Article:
The rapidly replicated false report that Rep. Gabrielle Giffords had died after being shot in the head provided media outlets another lesson this weekend in the danger of leaping to conclusions.
NPR News’ executive editor apologized Sunday to Giffords’ family for the false report. That story came only an hour after NPR scored a significant scoop in reporting on Saturday’s shooting in Tucson, Ariz., itself.
Media organizations also faced scrutiny for how they speculated on potential causes of a gunman’s rampage in a shopping center where Giffords was meeting with constituents.
National Public Radio had reported on its 2 p.m. EST newscast — and in subsequent e-mail alerts to subscribers — that Giffords had died from her injury when, in fact, she was still in surgery. Dick Meyer, executive editor of NPR News, said the information came from two different government sources, including one in the Pima County Sheriff’s Department.
“This was a serious and grave error,” Meyers said in a note posted on NPR’s website Sunday. He said that on behalf of NPR News, “I apologize for this mistake to the family of Rep. Giffords, to the families of everyone affected by the shootings, to our listeners and to our readers.”
Mistakes in the rush to gather facts in a fast-breaking story aren’t new. Yet in today’s media environment, amplified by the speed and viral nature of social media, they’re likely to spread farther and faster than ever before.
Within a half hour, all three cable news networks had bannered the headline of Giffords’ supposed death. Reuters cited NPR in a story that appeared on the front of the Yahoo! News site. CBS broke into the coverage of a women’s college basketball game to report that Giffords had died. NBC had a similar special report.
ABC was more cautious about 15 minutes after the others, noting reports that she had died yet quoting her communications director that she was still alive. The Associated Press, unsatisfied that the reports of Giffords’ death were accurate, did not make a mistaken report.
Ironically, NPR’s own work earlier in the day may have given its report more weight than it deserved. NPR appeared to be the first national news outlet to report on the shooting after the wife of Arizona Public Media News Director Pete Michaels witnessed the scene and called her husband.
Fox News Channel’s Bret Baier said on the air at 2:18 p.m. that NPR and one of his own sources reported that Giffords was dead. Fox’s screen carried the headline: “AZ Rep. Giffords Has Died After Being Shot in the Head.” Another Fox reporter said that the shooting suspect had himself been shot before being taken into custody, and there’s been no evidence of that happening.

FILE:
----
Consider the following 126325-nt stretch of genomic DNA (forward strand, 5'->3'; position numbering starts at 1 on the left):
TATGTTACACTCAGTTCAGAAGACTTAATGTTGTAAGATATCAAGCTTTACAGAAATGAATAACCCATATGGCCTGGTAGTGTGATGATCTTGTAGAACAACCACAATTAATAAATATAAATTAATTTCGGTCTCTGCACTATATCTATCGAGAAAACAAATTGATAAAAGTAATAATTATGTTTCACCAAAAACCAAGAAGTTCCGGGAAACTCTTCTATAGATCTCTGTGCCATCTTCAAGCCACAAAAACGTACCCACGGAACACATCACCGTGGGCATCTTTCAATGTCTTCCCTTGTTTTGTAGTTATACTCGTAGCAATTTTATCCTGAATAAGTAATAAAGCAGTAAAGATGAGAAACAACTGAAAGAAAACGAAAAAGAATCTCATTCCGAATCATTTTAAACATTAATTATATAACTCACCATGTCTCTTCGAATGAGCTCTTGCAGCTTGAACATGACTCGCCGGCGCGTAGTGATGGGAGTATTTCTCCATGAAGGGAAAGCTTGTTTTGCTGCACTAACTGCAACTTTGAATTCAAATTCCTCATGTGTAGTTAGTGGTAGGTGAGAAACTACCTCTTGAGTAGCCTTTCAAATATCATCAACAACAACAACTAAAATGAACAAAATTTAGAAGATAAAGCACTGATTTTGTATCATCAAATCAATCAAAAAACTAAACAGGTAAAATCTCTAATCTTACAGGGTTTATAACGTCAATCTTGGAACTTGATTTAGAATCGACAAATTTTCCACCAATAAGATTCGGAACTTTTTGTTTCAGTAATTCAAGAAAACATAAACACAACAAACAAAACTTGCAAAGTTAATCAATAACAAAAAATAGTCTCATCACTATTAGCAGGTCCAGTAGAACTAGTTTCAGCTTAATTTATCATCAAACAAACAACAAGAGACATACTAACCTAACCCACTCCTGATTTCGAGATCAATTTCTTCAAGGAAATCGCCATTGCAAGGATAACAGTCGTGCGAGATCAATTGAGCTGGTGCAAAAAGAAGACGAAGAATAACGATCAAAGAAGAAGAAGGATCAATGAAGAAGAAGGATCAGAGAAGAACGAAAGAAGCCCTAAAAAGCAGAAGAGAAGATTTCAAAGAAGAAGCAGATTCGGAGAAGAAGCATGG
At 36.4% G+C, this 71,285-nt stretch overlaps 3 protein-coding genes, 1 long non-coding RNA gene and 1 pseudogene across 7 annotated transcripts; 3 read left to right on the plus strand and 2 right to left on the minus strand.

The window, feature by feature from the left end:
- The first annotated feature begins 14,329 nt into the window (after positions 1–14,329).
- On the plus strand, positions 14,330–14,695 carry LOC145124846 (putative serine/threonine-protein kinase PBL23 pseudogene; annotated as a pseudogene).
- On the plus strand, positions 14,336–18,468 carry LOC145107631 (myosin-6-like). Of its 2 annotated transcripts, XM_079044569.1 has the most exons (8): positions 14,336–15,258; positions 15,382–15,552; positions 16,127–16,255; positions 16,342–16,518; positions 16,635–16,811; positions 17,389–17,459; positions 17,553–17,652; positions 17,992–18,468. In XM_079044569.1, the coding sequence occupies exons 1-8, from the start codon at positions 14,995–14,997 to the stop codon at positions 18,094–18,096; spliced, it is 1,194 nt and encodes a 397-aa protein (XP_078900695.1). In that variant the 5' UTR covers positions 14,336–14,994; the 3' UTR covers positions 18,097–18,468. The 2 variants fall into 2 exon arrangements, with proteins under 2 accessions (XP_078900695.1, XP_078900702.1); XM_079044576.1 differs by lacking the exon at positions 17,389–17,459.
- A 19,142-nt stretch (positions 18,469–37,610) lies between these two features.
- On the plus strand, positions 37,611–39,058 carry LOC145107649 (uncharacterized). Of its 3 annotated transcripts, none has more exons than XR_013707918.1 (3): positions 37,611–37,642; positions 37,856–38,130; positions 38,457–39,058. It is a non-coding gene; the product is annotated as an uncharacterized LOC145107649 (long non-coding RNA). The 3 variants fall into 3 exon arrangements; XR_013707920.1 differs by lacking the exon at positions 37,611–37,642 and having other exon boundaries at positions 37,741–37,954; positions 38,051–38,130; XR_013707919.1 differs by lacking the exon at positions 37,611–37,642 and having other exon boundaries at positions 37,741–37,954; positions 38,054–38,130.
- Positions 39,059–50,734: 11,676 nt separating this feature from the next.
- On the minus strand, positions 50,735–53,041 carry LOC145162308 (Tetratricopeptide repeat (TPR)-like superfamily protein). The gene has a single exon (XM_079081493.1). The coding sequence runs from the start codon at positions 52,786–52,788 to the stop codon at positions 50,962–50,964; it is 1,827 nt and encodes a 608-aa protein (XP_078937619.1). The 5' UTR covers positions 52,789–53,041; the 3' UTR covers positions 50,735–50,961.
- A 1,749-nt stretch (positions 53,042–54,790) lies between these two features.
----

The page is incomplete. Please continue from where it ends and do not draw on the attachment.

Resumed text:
CNN went with NPR’s report, and Martin Savidge quickly added that CNN had confirmed the “death” as well.
Former CBS News anchor Dan Rather said that if he were covering the story in the 1970s and 1980s, he would not likely have gone with the NPR report. But if he were in the anchor chair in 2011, he probably would have.
“The pressure is immediate and almost crushing on you and your news organization to match that,” he said. “Mostly what you hear are sets all over the world going to your competition and computers, handheld or otherwise, going to a different site.”
NPR’s reputation as a news organization would carry weight, particularly since television news organization knew NPR was more likely to have people close to the scene.
He recalled that following the assassination attempt on President Ronald Reagan in 1981, there were reports — even from the White House — that press secretary James Brady had died after being shot in the head. Yet CBS reporter Phil Jones urged restraint, saying he had other sources that didn’t trust that report, and CBS held back, he said.
Now the reporting ranks have been thinned to the point that many news organizations are, in effect, relying on each other.
“Most news sites, whether they be on the Internet, television, radio or print, have been hollowed out to the point where they are news packagers and not news gatherers,” Rather said.
Paul Levinson, chairman of the communications and media studies department at Fordham University, was more forgiving and noted that the erroneous reports on Giffords’ death were quickly updated.
“We can’t get away from the fact that reporters are human beings,” Levinson said. “They do their best. There will be errors at institutions like this.”
Commentators were quick to weigh in. MSNBC’s Keith Olbermann said in an editorial late Saturday that politicians and talk show personalities — himself included — needed to swear off any kind of violent imagery so as not to incite anybody into acts like the Giffords shooting. Those who don’t, he said, should be judged silently complicit of the act.
News organizations were closely watched in how they offered context to the events. The conservative watchdog publication Newsbusters, for example, faulted the AP for noting that Giffords’ district was targeted by supporters of Sarah Palin while not discussing left-wing commentators’ criticism of Democrats who did not support Nancy Pelosi for minority leader.